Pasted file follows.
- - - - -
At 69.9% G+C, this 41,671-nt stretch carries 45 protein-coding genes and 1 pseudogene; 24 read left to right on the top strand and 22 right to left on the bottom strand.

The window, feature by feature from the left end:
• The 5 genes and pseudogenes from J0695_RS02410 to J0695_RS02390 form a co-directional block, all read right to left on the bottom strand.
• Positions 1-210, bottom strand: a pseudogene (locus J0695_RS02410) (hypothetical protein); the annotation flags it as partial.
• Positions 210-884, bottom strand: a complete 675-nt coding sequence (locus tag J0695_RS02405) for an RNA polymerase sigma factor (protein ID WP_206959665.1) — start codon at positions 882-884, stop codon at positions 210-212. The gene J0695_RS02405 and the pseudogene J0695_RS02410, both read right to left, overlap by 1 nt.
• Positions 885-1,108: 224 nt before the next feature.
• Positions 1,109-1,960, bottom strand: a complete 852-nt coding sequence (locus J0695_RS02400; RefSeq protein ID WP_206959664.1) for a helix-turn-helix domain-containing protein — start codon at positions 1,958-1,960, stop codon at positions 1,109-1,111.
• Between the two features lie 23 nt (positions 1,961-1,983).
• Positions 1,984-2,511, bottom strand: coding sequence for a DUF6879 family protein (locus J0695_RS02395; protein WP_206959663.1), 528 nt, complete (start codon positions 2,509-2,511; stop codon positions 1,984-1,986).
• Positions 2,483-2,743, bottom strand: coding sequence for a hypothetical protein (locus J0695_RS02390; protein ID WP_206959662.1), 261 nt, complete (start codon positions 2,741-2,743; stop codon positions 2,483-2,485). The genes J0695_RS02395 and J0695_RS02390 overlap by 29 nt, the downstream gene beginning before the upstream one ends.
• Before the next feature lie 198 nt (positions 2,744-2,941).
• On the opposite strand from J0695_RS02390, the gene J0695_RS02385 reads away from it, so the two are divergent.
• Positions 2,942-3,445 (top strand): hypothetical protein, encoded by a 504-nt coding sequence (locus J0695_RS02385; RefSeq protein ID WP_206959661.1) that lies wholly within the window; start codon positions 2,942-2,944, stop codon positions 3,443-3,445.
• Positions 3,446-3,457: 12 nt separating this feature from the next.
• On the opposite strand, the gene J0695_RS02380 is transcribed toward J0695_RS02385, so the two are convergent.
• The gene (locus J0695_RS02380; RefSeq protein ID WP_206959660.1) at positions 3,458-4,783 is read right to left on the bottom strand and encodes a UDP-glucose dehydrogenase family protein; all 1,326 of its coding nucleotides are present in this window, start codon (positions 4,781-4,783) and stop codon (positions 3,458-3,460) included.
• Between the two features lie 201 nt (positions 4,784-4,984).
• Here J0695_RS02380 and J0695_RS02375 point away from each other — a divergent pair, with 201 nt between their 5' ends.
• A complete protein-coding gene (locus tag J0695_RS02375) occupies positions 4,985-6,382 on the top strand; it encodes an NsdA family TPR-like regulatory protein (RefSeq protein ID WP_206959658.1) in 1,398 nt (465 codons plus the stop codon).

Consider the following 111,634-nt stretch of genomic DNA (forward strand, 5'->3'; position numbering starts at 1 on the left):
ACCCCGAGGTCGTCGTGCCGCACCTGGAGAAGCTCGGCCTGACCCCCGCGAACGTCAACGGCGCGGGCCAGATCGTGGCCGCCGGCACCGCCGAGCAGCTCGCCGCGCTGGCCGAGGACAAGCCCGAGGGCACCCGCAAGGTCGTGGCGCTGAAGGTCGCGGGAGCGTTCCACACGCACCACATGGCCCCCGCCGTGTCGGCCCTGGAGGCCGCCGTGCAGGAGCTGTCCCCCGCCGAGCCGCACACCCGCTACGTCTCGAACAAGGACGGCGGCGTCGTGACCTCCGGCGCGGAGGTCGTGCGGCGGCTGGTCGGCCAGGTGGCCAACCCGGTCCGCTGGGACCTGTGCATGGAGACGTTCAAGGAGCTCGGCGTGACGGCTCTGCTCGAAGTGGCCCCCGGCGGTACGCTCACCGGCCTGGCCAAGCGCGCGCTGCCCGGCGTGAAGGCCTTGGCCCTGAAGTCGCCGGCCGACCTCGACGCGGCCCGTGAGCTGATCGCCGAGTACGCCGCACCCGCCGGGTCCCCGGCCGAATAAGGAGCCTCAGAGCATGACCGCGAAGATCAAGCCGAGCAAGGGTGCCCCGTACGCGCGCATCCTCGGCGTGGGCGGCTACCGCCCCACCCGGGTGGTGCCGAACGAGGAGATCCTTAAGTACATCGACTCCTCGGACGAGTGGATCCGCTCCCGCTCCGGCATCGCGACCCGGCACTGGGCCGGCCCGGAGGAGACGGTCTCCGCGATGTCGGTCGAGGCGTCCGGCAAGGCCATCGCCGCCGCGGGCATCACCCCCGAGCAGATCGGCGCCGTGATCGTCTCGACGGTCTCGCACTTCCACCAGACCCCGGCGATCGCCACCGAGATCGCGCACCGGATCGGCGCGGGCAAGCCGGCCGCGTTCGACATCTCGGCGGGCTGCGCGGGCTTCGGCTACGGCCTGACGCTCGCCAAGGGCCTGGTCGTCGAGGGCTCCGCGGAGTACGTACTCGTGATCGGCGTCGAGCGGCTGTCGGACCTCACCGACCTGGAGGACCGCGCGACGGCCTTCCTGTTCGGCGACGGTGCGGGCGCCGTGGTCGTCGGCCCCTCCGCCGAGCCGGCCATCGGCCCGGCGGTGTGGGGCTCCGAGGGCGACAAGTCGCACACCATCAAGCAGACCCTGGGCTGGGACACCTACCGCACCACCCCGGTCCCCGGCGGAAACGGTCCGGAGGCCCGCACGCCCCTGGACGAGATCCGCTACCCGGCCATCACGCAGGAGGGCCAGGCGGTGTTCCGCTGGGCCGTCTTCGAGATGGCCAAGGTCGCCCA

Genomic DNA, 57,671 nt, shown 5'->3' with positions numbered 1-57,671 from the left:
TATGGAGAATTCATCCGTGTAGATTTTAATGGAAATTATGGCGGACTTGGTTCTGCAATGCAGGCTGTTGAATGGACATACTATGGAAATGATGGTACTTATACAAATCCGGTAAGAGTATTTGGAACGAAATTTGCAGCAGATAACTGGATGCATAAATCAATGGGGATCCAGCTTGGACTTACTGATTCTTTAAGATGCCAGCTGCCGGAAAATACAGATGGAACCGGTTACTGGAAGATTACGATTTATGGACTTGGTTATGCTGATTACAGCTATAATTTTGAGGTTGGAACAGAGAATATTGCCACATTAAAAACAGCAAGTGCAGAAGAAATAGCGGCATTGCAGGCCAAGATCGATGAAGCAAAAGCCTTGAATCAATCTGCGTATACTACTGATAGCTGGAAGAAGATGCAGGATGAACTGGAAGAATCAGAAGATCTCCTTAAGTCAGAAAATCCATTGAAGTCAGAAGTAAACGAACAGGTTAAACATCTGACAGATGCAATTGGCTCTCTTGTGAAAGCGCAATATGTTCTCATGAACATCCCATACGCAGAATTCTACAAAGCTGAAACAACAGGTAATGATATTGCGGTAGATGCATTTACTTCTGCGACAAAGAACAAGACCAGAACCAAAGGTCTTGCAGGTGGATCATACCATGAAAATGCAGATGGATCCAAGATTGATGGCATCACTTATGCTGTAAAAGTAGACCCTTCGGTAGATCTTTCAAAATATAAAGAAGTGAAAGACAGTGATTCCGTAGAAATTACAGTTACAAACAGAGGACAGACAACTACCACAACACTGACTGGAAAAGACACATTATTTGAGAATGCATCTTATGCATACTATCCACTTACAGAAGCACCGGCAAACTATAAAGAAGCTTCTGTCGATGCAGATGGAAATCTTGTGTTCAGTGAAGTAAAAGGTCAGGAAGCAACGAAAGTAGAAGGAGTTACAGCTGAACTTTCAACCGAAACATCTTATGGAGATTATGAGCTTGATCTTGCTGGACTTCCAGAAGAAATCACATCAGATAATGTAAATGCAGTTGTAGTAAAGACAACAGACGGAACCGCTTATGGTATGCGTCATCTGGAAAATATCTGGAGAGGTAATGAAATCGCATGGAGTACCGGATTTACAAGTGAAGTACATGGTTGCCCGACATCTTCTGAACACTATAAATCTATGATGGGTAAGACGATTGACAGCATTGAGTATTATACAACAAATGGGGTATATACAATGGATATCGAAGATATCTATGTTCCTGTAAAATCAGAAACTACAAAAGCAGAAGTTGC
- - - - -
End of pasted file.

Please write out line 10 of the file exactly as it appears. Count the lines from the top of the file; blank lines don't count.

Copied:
• Positions 2,483-2,743, bottom strand: coding sequence for a hypothetical protein (locus J0695_RS02390; protein ID WP_206959662.1), 261 nt, complete (start codon positions 2,741-2,743; stop codon positions 2,483-2,485). The genes J0695_RS02395 and J0695_RS02390 overlap by 29 nt, the downstream gene beginning before the upstream one ends.